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Effects of diatomite on soil consistency limits and soil compactibility

Aksakal, Ekrem Lutfi, Angin, Ilker, Oztas, Taskin
Catena 2013 v.101 pp. 157-163
application rate, bulk density, clay, clay fraction, deformation, diatomaceous earth, mechanical properties, plant growth, sandy loam soils, soil amendments, soil compaction, soil mechanical properties, tillage, water content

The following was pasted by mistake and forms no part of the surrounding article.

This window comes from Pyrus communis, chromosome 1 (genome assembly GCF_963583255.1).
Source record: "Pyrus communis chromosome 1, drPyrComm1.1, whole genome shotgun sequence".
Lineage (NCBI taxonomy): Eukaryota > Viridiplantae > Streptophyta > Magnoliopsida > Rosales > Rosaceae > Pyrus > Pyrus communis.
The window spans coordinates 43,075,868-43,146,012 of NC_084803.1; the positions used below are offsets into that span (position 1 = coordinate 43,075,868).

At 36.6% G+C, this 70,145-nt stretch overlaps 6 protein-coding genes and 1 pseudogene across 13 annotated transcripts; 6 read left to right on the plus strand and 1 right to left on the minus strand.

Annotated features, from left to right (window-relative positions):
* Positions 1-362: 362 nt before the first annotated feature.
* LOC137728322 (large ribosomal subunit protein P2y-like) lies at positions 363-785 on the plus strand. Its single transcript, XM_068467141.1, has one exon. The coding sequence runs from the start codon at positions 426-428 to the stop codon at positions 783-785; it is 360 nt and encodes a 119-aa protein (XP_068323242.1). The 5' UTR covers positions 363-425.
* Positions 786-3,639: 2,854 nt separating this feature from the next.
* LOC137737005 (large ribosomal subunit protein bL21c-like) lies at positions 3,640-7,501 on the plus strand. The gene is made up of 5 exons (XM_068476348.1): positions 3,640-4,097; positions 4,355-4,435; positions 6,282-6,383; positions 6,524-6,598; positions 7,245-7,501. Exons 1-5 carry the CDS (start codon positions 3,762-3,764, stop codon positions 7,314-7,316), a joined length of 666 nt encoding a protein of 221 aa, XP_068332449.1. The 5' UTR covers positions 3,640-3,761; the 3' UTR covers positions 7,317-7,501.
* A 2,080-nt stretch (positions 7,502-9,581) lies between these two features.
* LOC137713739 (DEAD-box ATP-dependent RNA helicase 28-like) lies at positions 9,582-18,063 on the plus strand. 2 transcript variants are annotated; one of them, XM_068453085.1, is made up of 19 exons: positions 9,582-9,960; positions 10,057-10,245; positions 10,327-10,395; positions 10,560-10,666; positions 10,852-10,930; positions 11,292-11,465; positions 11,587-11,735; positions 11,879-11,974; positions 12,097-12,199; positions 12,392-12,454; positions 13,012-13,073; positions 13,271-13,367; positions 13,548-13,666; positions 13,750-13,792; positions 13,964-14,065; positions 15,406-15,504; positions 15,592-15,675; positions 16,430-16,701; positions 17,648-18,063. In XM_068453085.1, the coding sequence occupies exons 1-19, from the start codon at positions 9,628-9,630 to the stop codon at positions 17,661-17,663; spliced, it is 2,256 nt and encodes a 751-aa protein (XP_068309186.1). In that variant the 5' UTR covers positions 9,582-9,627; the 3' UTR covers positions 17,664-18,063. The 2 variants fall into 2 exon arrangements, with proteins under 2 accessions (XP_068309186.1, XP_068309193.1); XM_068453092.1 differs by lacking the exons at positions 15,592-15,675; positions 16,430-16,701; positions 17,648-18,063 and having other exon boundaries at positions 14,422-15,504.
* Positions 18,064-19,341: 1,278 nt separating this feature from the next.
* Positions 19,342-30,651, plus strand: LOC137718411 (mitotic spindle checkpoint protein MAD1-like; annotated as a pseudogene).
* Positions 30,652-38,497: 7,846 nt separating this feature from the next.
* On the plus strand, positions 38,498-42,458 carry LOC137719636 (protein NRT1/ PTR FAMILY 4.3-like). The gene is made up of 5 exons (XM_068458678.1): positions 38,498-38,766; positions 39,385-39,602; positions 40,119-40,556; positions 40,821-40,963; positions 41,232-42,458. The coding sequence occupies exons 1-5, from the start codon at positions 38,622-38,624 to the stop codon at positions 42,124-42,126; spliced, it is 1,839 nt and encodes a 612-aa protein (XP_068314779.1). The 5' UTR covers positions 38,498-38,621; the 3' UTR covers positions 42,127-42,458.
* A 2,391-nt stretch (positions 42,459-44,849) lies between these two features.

A number of organic and inorganic soil amendments are added to soil for improving its physical, chemical, and mechanical characteristics, which promote plant growth. Use of diatomite as a soil amendment is new and its effects on soil mechanical properties has not been studied. The Atterberg limits and the Proctor compaction test parameters are related to agronomy with regard to compaction hazard for soils and tillage. This laboratory study was aimed to assess effects of diatomite with different rates of 0%, 10%, 20%, and 30% (v/v) on soil consistency limits and soil compactibility parameters in soils with different textures. The results of this study showed that diatomite application significantly enhanced soil mechanical properties and reduced soil compactibility. Diatomite applications in all experimental soils significantly (p<0.05) increased liquid limit (LL) and plastic limit (PL) values. The effectiveness of diatomite on LL and PL was more pronounced in soils with low clay content. As compared with the control, the highest application dose of diatomite (30%) increased LL with the rates of 43.9%, and 33.8%, in sandy loam and loamy textured soils, respectively. But, the highest LL values were obtained from 10% diatomite application in clay-textured soil. On the average, diatomite application increased PL by 12.2%, 21.5%, and 27.0% with 10%, 20%, and 30% application rates, respectively, as compared to the control. Diatomite application decreased maximum dry bulk density (MBD), but increased optimum moisture content (OMC). In all the soils studied, the lowest MBD and the highest OMC were obtained from the highest application dose of diatomite. As compared with the control, the highest diatomite application dose (30%) decreased the MBD with the rates of 10.4%, 14.0%, and 9.0%, in sandy loam, loam and clay textured soils, but it increased the OMC values with the rates of 49.1%, 42.2%, and 38.5%. The results presented in this study clearly indicated that application of diatomite lead the soils more strength to mechanical forces, since increasing the water content at OMC over LL and PL may imply that soil is more easily tilled in higher moisture contents without any deformation which also provides higher workable range.